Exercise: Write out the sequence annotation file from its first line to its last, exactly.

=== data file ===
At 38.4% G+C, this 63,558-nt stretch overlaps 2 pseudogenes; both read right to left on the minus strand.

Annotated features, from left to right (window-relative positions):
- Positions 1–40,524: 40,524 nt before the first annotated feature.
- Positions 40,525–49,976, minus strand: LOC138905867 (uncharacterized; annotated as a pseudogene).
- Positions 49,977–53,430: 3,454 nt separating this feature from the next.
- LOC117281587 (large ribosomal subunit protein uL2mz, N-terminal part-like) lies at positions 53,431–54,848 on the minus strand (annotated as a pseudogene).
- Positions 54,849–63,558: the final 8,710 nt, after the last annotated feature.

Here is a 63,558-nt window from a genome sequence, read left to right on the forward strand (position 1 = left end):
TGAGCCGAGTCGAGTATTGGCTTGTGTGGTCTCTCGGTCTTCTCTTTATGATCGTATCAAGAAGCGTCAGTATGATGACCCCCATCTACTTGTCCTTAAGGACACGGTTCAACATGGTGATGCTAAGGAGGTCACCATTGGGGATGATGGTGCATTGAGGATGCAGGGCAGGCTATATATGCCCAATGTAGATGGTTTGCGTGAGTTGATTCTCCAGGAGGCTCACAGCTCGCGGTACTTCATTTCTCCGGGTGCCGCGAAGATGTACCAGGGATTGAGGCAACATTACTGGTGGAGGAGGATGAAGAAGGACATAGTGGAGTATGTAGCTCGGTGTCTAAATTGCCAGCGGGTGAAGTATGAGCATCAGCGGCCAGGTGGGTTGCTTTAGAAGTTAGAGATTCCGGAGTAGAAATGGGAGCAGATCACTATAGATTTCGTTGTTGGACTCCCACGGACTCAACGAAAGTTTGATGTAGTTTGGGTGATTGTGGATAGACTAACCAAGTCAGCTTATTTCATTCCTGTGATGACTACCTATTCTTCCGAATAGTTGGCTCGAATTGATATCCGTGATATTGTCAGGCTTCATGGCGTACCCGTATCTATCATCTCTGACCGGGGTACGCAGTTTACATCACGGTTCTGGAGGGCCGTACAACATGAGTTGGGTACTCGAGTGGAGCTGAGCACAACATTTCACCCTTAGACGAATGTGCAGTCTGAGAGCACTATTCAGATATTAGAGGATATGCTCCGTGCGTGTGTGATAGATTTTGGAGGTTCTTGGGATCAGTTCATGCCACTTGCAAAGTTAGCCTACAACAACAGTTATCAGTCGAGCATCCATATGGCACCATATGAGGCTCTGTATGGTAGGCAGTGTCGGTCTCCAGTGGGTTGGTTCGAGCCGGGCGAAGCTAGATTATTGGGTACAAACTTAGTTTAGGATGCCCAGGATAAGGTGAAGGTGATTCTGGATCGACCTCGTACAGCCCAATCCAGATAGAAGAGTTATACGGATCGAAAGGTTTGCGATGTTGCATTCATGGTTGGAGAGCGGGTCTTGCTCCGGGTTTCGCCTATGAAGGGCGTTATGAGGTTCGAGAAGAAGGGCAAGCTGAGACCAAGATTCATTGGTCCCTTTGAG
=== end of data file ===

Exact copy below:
At 38.4% G+C, this 63,558-nt stretch overlaps 2 pseudogenes; both read right to left on the minus strand.

Annotated features, from left to right (window-relative positions):
- Positions 1–40,524: 40,524 nt before the first annotated feature.
- Positions 40,525–49,976, minus strand: LOC138905867 (uncharacterized; annotated as a pseudogene).
- Positions 49,977–53,430: 3,454 nt separating this feature from the next.
- LOC117281587 (large ribosomal subunit protein uL2mz, N-terminal part-like) lies at positions 53,431–54,848 on the minus strand (annotated as a pseudogene).
- Positions 54,849–63,558: the final 8,710 nt, after the last annotated feature.

Here is a 63,558-nt window from a genome sequence, read left to right on the forward strand (position 1 = left end):
TGAGCCGAGTCGAGTATTGGCTTGTGTGGTCTCTCGGTCTTCTCTTTATGATCGTATCAAGAAGCGTCAGTATGATGACCCCCATCTACTTGTCCTTAAGGACACGGTTCAACATGGTGATGCTAAGGAGGTCACCATTGGGGATGATGGTGCATTGAGGATGCAGGGCAGGCTATATATGCCCAATGTAGATGGTTTGCGTGAGTTGATTCTCCAGGAGGCTCACAGCTCGCGGTACTTCATTTCTCCGGGTGCCGCGAAGATGTACCAGGGATTGAGGCAACATTACTGGTGGAGGAGGATGAAGAAGGACATAGTGGAGTATGTAGCTCGGTGTCTAAATTGCCAGCGGGTGAAGTATGAGCATCAGCGGCCAGGTGGGTTGCTTTAGAAGTTAGAGATTCCGGAGTAGAAATGGGAGCAGATCACTATAGATTTCGTTGTTGGACTCCCACGGACTCAACGAAAGTTTGATGTAGTTTGGGTGATTGTGGATAGACTAACCAAGTCAGCTTATTTCATTCCTGTGATGACTACCTATTCTTCCGAATAGTTGGCTCGAATTGATATCCGTGATATTGTCAGGCTTCATGGCGTACCCGTATCTATCATCTCTGACCGGGGTACGCAGTTTACATCACGGTTCTGGAGGGCCGTACAACATGAGTTGGGTACTCGAGTGGAGCTGAGCACAACATTTCACCCTTAGACGAATGTGCAGTCTGAGAGCACTATTCAGATATTAGAGGATATGCTCCGTGCGTGTGTGATAGATTTTGGAGGTTCTTGGGATCAGTTCATGCCACTTGCAAAGTTAGCCTACAACAACAGTTATCAGTCGAGCATCCATATGGCACCATATGAGGCTCTGTATGGTAGGCAGTGTCGGTCTCCAGTGGGTTGGTTCGAGCCGGGCGAAGCTAGATTATTGGGTACAAACTTAGTTTAGGATGCCCAGGATAAGGTGAAGGTGATTCTGGATCGACCTCGTACAGCCCAATCCAGATAGAAGAGTTATACGGATCGAAAGGTTTGCGATGTTGCATTCATGGTTGGAGAGCGGGTCTTGCTCCGGGTTTCGCCTATGAAGGGCGTTATGAGGTTCGAGAAGAAGGGCAAGCTGAGACCAAGATTCATTGGTCCCTTTGAG